The importance of money in the nomination process, however, will exert a significant constraint on the quality of the ODM nomination process in Kisumu. While explicit bribery will probably not feature prominently, the use of finance through more subtle means, most commonly through paying delegates travel expenses to attend rallies and occasionally providing some with employment opportunities, will still exert a significant impact on delegates’ voting choices. There are also worrying hints that money may have played a considerable role in determining which delegates were elected by party members in the first place, creating expectations that delegates may find it difficult to resist.
The risk that new forms of identity based voting patterns will emerge also threatens the potential of devolution to encourage meritocratic elections. While voting based upon Kisumu County’s different clan loyalties seems unlikely to occur, the regional/geographical background of the candidates will play some role in many delegates’ electoral decisions. Such regional voting tendencies, however, will be nothing like the cohesive voting blocs that operate at a national level, and unless regional identities are consciously evoked by politicians it is possible that they never will be. This lingering threat, however, means that the process of the primary elections is of great importance. Because of the overarching lack of trust between rivals, unsuccessful candidates are likely to believe or at least claim that they are the victims of injustice even in the absence of any actual instance of malpractice. Such perceptions could easily lead to localised clashes within the Luo community between the supporters of rival aspirants. In this way, disputed primary elections and/or violence has the potential to create the kind of grievances that, over time, can serve to strengthen group identity and intensify inter-group mistrust.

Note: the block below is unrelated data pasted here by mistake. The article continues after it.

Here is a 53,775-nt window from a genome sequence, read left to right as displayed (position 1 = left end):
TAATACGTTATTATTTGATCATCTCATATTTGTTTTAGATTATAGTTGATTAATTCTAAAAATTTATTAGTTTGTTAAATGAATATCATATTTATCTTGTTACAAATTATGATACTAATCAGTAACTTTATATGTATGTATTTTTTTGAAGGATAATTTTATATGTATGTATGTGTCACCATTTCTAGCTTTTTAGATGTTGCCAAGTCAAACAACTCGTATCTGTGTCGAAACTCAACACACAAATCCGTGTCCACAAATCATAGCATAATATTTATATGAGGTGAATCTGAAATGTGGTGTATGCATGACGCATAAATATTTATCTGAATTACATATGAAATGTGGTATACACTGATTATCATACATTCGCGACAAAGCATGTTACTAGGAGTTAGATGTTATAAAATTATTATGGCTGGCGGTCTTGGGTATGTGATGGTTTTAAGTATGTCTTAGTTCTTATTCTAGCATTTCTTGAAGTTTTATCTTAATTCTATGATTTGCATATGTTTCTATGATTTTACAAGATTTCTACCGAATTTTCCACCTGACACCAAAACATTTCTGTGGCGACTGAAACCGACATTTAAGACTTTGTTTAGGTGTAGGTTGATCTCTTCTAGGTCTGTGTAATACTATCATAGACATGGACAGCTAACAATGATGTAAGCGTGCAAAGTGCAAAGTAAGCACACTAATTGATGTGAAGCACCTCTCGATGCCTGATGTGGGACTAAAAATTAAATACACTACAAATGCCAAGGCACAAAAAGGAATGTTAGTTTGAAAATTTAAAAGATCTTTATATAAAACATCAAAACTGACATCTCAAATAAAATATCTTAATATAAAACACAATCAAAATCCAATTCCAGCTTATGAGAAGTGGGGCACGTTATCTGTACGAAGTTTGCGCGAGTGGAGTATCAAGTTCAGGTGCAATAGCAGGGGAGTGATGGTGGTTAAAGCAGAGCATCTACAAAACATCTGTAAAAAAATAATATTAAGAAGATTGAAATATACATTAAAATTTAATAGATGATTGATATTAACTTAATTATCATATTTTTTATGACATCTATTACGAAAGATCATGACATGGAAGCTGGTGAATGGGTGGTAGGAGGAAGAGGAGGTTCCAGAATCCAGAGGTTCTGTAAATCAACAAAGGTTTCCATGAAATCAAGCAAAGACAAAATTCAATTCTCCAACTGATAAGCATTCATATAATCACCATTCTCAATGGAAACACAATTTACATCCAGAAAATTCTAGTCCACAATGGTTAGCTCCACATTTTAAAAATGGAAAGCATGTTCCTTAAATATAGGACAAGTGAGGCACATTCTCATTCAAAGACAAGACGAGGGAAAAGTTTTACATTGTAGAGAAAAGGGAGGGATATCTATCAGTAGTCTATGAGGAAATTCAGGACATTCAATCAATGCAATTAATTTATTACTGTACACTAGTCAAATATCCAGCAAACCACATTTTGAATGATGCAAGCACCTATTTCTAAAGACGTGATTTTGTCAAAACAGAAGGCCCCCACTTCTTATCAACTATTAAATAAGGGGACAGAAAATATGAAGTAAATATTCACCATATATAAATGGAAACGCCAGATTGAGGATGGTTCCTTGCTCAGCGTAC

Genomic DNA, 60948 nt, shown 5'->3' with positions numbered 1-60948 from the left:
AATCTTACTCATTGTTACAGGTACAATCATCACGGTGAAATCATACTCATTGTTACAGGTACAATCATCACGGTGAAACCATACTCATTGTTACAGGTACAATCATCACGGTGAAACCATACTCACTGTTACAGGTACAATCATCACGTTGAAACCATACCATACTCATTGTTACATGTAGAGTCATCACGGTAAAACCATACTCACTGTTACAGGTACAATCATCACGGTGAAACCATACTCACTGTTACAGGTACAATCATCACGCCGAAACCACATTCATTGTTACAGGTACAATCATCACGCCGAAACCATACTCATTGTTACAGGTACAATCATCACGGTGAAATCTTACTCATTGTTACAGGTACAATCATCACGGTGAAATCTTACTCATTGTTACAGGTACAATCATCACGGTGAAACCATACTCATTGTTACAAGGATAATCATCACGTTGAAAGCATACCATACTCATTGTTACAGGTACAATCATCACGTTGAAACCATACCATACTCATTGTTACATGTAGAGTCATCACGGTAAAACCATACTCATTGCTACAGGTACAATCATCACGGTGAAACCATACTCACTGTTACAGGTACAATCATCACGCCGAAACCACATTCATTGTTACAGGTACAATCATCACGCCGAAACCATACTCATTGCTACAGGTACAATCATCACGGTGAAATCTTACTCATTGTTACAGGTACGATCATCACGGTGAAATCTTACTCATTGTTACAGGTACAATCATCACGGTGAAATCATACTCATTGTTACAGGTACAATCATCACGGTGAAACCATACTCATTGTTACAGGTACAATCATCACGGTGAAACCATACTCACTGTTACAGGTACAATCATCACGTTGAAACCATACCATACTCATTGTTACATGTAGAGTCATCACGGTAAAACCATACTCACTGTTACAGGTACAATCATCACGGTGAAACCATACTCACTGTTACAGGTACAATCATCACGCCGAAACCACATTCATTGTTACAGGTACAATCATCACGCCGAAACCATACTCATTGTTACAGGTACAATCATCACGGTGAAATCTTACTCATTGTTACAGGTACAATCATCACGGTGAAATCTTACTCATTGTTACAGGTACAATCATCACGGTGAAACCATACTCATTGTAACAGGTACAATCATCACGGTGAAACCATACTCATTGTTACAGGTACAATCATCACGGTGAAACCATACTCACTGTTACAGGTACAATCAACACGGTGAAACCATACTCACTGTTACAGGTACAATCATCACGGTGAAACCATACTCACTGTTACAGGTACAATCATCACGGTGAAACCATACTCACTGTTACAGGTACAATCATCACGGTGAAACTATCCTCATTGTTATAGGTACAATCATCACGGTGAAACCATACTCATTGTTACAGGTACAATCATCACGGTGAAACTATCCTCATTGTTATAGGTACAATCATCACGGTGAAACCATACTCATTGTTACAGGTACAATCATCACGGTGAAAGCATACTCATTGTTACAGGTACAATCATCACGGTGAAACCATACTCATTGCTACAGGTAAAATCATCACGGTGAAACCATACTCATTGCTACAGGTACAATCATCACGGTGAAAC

The other major threat to the elections seems to be the prospect of top-down political interference from Odinga or other senior ODM leaders. But after the botched primary election for the Ndhiwa parliamentary by-election, where an imposed candidate resulted in a minor party revolt, Odinga and other senior party officials are unlikely to risk endorsing particular candidates or awarding the ODM nomination tickets to candidates who are locally unpopular.
Leaving aside the possibility of judicial intervention, in some counties it is clear that the results of the March elections for governor and senator, in terms of which party’s candidate will be elected, are already a foregone conclusion. In such counties electoral violence is most likely to occur during the more highly contested party primaries. So if donors want to ensure a high quality election in Kenya, their engagement and support needs to begin a long time before March. Assisting with the organization of party primaries would help to lend greater credibility to the results, which in turn would help to prevent decentralization from intensifying inter and intra-communal tensions. Such action would also support Kenyan efforts to discourage identity based voting and consequent feelings of exclusion, encourage regional stability, and bring about a new era of meritocratic political competition. Given this, the deployment of international resources in providing training for returning officers and international observers for party primaries would represent a smart, timely and cost-effective investment in peace and democracy in Kenya.
Click here for a copy of the full report on Decentralization, Elections and the ODM in Kenya.
Click here for our recent blog post on the prospects for violence in Kenya at the next election.